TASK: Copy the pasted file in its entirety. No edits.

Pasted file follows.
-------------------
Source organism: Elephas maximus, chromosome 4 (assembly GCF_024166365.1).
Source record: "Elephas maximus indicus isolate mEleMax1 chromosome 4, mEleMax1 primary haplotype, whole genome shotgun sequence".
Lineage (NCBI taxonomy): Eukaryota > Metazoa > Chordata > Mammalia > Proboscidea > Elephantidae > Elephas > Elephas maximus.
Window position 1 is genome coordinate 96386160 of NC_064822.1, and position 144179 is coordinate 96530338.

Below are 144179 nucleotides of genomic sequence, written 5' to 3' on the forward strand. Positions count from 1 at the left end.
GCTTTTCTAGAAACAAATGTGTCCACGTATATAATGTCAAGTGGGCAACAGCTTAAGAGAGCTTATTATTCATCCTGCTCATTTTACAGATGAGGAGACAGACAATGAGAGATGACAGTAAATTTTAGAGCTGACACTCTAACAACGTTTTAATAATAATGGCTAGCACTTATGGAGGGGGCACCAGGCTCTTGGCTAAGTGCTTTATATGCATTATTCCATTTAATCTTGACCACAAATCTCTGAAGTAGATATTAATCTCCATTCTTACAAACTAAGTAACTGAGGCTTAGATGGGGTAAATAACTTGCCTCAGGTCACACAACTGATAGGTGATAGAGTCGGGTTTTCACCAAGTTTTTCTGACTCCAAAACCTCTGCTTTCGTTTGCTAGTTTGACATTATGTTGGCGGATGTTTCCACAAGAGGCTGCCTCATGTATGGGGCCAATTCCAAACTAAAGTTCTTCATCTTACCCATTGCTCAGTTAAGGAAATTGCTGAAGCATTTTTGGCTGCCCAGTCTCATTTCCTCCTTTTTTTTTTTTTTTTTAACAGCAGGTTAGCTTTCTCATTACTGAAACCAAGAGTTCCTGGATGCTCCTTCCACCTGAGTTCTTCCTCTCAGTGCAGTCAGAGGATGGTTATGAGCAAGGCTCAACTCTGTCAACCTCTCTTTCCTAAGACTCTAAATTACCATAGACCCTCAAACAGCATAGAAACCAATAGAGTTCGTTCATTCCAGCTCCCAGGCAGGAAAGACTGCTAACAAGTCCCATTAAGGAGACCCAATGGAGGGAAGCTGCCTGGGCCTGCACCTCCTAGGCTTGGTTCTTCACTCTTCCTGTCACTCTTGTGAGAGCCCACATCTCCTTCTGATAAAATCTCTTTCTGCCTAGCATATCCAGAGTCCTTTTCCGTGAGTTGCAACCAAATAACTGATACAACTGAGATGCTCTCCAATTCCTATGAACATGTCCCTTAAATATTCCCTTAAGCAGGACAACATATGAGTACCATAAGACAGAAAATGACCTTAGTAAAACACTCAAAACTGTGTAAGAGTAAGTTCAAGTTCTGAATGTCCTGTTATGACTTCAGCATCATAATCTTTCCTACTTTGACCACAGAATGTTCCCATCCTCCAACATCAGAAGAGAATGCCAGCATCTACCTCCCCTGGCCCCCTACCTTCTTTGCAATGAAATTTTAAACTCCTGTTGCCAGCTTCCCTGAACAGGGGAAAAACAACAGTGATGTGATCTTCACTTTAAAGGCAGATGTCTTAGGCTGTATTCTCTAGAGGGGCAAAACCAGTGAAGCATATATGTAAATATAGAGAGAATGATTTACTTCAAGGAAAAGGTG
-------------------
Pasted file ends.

Source organism: Elephas maximus, chromosome 4 (assembly GCF_024166365.1).
Source record: "Elephas maximus indicus isolate mEleMax1 chromosome 4, mEleMax1 primary haplotype, whole genome shotgun sequence".
Lineage (NCBI taxonomy): Eukaryota > Metazoa > Chordata > Mammalia > Proboscidea > Elephantidae > Elephas > Elephas maximus.
Window position 1 is genome coordinate 96386160 of NC_064822.1, and position 144179 is coordinate 96530338.

Below are 144179 nucleotides of genomic sequence, written 5' to 3' on the forward strand. Positions count from 1 at the left end.
GCTTTTCTAGAAACAAATGTGTCCACGTATATAATGTCAAGTGGGCAACAGCTTAAGAGAGCTTATTATTCATCCTGCTCATTTTACAGATGAGGAGACAGACAATGAGAGATGACAGTAAATTTTAGAGCTGACACTCTAACAACGTTTTAATAATAATGGCTAGCACTTATGGAGGGGGCACCAGGCTCTTGGCTAAGTGCTTTATATGCATTATTCCATTTAATCTTGACCACAAATCTCTGAAGTAGATATTAATCTCCATTCTTACAAACTAAGTAACTGAGGCTTAGATGGGGTAAATAACTTGCCTCAGGTCACACAACTGATAGGTGATAGAGTCGGGTTTTCACCAAGTTTTTCTGACTCCAAAACCTCTGCTTTCGTTTGCTAGTTTGACATTATGTTGGCGGATGTTTCCACAAGAGGCTGCCTCATGTATGGGGCCAATTCCAAACTAAAGTTCTTCATCTTACCCATTGCTCAGTTAAGGAAATTGCTGAAGCATTTTTGGCTGCCCAGTCTCATTTCCTCCTTTTTTTTTTTTTTTTTAACAGCAGGTTAGCTTTCTCATTACTGAAACCAAGAGTTCCTGGATGCTCCTTCCACCTGAGTTCTTCCTCTCAGTGCAGTCAGAGGATGGTTATGAGCAAGGCTCAACTCTGTCAACCTCTCTTTCCTAAGACTCTAAATTACCATAGACCCTCAAACAGCATAGAAACCAATAGAGTTCGTTCATTCCAGCTCCCAGGCAGGAAAGACTGCTAACAAGTCCCATTAAGGAGACCCAATGGAGGGAAGCTGCCTGGGCCTGCACCTCCTAGGCTTGGTTCTTCACTCTTCCTGTCACTCTTGTGAGAGCCCACATCTCCTTCTGATAAAATCTCTTTCTGCCTAGCATATCCAGAGTCCTTTTCCGTGAGTTGCAACCAAATAACTGATACAACTGAGATGCTCTCCAATTCCTATGAACATGTCCCTTAAATATTCCCTTAAGCAGGACAACATATGAGTACCATAAGACAGAAAATGACCTTAGTAAAACACTCAAAACTGTGTAAGAGTAAGTTCAAGTTCTGAATGTCCTGTTATGACTTCAGCATCATAATCTTTCCTACTTTGACCACAGAATGTTCCCATCCTCCAACATCAGAAGAGAATGCCAGCATCTACCTCCCCTGGCCCCCTACCTTCTTTGCAATGAAATTTTAAACTCCTGTTGCCAGCTTCCCTGAACAGGGGAAAAACAACAGTGATGTGATCTTCACTTTAAAGGCAGATGTCTTAGGCTGTATTCTCTAGAGGGGCAAAACCAGTGAAGCATATATGTAAATATAGAGAGAATGATTTACTTCAAGGAAAAGGTG